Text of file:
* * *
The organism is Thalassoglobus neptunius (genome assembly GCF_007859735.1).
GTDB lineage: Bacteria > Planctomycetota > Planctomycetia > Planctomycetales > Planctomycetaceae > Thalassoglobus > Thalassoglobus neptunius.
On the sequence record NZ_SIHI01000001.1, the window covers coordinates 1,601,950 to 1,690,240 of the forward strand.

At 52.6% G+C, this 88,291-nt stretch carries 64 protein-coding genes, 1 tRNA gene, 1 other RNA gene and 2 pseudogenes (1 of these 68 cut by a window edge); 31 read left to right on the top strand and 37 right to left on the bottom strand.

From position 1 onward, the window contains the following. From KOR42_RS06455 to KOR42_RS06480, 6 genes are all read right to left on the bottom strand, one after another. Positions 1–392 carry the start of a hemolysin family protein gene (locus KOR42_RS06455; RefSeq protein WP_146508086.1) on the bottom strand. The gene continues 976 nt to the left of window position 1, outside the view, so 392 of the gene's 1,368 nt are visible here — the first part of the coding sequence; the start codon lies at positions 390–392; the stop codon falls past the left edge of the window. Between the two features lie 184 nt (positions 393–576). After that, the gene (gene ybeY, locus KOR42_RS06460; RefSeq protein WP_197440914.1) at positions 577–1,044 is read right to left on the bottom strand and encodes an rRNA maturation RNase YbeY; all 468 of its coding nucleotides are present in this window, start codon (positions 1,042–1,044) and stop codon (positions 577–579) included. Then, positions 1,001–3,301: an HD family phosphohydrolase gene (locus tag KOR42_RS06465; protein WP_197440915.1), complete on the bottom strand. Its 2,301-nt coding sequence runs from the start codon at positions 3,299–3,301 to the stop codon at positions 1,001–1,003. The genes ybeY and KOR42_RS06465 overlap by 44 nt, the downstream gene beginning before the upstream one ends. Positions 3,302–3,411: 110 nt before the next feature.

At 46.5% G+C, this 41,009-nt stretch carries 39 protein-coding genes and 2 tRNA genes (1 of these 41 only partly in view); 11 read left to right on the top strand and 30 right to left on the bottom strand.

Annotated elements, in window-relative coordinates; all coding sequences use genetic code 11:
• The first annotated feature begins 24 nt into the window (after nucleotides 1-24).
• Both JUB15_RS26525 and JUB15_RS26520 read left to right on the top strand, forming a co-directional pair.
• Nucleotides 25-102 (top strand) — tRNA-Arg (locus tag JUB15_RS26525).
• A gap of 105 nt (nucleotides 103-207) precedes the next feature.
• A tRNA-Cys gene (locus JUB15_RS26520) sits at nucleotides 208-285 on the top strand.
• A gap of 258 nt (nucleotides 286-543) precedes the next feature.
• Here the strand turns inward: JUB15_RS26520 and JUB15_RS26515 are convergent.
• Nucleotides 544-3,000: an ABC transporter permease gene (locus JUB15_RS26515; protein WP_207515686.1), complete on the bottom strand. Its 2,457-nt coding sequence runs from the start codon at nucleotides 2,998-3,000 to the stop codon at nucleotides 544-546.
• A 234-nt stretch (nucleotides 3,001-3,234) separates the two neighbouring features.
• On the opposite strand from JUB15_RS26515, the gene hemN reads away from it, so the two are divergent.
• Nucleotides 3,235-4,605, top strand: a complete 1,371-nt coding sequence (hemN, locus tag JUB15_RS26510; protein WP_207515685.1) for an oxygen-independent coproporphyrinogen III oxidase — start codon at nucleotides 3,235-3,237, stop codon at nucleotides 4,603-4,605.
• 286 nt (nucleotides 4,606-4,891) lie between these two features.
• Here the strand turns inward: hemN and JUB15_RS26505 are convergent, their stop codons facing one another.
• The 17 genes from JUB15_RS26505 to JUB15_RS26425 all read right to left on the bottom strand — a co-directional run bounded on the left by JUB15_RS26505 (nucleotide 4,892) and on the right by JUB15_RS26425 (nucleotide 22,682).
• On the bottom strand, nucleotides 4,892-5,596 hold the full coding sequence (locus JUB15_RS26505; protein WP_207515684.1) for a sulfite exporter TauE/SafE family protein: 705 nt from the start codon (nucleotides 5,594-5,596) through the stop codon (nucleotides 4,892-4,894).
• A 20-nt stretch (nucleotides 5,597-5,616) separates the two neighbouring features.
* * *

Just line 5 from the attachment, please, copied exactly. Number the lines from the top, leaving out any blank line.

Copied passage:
From position 1 onward, the window contains the following. From KOR42_RS06455 to KOR42_RS06480, 6 genes are all read right to left on the bottom strand, one after another. Positions 1–392 carry the start of a hemolysin family protein gene (locus KOR42_RS06455; RefSeq protein WP_146508086.1) on the bottom strand. The gene continues 976 nt to the left of window position 1, outside the view, so 392 of the gene's 1,368 nt are visible here — the first part of the coding sequence; the start codon lies at positions 390–392; the stop codon falls past the left edge of the window. Between the two features lie 184 nt (positions 393–576). After that, the gene (gene ybeY, locus KOR42_RS06460; RefSeq protein WP_197440914.1) at positions 577–1,044 is read right to left on the bottom strand and encodes an rRNA maturation RNase YbeY; all 468 of its coding nucleotides are present in this window, start codon (positions 1,042–1,044) and stop codon (positions 577–579) included. Then, positions 1,001–3,301: an HD family phosphohydrolase gene (locus tag KOR42_RS06465; protein WP_197440915.1), complete on the bottom strand. Its 2,301-nt coding sequence runs from the start codon at positions 3,299–3,301 to the stop codon at positions 1,001–1,003. The genes ybeY and KOR42_RS06465 overlap by 44 nt, the downstream gene beginning before the upstream one ends. Positions 3,302–3,411: 110 nt before the next feature.